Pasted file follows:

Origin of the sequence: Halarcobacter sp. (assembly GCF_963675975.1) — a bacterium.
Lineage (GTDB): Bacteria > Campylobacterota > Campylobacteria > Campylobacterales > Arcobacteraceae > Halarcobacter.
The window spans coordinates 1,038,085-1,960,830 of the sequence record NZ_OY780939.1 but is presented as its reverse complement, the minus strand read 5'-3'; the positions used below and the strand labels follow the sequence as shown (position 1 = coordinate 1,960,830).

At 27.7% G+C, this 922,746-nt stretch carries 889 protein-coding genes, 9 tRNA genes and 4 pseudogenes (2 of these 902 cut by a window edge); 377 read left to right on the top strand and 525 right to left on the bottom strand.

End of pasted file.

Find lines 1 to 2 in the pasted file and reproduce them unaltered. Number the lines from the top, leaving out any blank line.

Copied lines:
Origin of the sequence: Halarcobacter sp. (assembly GCF_963675975.1) — a bacterium.
Lineage (GTDB): Bacteria > Campylobacterota > Campylobacteria > Campylobacterales > Arcobacteraceae > Halarcobacter.